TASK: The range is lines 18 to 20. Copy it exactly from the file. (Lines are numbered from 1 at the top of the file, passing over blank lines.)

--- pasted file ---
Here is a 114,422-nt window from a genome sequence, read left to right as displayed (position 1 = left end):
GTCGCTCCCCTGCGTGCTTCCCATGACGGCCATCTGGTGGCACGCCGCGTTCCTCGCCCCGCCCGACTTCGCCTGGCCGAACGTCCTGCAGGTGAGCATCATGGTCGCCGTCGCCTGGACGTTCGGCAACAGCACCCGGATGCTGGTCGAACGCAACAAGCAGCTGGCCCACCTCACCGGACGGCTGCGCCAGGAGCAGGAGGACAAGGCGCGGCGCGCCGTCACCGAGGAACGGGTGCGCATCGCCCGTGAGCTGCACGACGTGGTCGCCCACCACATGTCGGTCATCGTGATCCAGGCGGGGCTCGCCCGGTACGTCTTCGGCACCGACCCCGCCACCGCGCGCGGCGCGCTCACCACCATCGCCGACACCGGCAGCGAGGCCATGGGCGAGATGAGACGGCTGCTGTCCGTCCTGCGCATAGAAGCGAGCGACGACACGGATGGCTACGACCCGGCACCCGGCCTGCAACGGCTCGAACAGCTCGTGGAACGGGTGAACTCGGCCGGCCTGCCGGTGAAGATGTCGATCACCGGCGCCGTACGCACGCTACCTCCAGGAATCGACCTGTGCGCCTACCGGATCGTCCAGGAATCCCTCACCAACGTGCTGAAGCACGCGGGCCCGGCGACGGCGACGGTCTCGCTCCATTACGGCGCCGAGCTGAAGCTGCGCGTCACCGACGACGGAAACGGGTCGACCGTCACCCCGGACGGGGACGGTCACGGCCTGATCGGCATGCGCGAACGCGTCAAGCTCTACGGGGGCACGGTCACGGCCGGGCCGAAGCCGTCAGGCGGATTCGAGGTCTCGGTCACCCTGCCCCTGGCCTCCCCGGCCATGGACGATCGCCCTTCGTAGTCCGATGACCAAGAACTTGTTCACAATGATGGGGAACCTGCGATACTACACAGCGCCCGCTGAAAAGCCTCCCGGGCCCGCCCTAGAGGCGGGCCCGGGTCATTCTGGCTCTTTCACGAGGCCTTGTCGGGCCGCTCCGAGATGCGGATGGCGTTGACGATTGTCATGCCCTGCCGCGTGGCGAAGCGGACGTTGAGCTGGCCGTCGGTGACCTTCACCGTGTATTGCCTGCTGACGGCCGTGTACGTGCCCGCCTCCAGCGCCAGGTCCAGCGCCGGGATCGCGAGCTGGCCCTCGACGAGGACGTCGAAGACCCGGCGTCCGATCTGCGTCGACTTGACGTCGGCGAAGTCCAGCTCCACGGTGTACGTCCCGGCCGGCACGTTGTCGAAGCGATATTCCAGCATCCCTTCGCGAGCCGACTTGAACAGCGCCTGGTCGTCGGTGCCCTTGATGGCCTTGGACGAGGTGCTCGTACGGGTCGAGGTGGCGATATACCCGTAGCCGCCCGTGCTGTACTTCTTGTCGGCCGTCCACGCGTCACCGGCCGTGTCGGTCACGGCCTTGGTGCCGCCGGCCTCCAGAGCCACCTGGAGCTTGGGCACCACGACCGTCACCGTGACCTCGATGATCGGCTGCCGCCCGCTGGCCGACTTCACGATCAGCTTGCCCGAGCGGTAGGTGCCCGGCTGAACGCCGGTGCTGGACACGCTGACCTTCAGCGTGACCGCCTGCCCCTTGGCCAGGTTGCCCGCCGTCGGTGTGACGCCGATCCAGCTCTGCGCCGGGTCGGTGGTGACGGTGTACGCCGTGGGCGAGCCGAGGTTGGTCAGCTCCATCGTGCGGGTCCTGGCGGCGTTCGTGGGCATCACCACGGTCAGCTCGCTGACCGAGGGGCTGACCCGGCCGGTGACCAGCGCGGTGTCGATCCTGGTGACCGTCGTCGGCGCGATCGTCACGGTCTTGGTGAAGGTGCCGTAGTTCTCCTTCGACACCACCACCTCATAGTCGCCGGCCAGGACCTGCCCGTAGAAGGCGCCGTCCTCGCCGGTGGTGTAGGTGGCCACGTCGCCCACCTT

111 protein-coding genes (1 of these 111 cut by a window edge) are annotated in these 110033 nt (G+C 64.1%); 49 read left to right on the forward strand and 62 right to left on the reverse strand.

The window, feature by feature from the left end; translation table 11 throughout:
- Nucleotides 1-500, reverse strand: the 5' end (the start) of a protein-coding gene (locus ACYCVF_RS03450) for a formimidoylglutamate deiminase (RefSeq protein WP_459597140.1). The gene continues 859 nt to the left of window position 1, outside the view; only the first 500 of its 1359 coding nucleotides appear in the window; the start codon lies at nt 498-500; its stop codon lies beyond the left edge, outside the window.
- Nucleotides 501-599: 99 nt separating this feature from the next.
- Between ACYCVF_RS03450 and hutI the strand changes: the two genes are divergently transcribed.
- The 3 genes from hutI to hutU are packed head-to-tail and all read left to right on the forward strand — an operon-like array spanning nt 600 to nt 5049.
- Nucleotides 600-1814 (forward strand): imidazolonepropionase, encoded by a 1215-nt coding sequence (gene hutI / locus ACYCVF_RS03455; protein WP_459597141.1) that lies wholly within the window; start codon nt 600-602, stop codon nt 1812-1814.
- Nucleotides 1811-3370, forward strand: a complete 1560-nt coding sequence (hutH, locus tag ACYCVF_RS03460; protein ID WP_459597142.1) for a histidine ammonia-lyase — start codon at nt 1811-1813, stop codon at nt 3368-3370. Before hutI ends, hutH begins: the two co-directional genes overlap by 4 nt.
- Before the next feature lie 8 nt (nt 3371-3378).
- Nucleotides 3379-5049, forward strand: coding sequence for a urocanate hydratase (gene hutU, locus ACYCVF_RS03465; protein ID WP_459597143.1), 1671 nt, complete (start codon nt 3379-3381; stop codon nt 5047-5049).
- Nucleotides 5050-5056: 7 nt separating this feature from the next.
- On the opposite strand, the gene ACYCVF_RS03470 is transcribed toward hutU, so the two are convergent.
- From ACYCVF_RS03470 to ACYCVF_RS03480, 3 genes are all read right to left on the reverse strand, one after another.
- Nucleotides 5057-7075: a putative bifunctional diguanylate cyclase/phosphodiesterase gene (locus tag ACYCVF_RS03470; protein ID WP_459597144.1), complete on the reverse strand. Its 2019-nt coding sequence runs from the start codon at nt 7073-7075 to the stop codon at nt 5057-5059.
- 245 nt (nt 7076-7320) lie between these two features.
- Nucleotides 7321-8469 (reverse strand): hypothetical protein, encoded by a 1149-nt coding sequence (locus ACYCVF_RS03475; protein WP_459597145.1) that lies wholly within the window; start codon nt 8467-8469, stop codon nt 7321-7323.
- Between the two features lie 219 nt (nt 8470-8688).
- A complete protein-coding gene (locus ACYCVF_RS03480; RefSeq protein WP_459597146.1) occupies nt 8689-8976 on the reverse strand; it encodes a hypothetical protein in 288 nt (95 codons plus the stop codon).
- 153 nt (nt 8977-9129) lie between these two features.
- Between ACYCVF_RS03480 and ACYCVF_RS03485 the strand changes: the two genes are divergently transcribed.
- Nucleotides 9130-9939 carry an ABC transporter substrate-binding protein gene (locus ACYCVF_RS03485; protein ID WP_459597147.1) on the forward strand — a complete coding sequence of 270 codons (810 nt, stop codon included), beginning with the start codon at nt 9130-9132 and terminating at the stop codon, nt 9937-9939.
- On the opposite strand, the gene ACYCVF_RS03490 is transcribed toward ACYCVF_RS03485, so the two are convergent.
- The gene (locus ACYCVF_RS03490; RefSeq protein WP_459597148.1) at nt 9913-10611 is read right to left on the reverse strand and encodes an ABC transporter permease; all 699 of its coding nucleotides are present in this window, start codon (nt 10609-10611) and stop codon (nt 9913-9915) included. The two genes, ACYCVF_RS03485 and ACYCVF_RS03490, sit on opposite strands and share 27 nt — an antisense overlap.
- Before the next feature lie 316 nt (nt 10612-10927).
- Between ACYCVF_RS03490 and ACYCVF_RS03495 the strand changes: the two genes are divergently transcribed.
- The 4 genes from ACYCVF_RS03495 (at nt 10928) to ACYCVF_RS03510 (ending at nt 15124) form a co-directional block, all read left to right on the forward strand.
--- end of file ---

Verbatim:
- Nucleotides 7321-8469 (reverse strand): hypothetical protein, encoded by a 1149-nt coding sequence (locus ACYCVF_RS03475; protein WP_459597145.1) that lies wholly within the window; start codon nt 8467-8469, stop codon nt 7321-7323.
- Between the two features lie 219 nt (nt 8470-8688).
- A complete protein-coding gene (locus ACYCVF_RS03480; RefSeq protein WP_459597146.1) occupies nt 8689-8976 on the reverse strand; it encodes a hypothetical protein in 288 nt (95 codons plus the stop codon).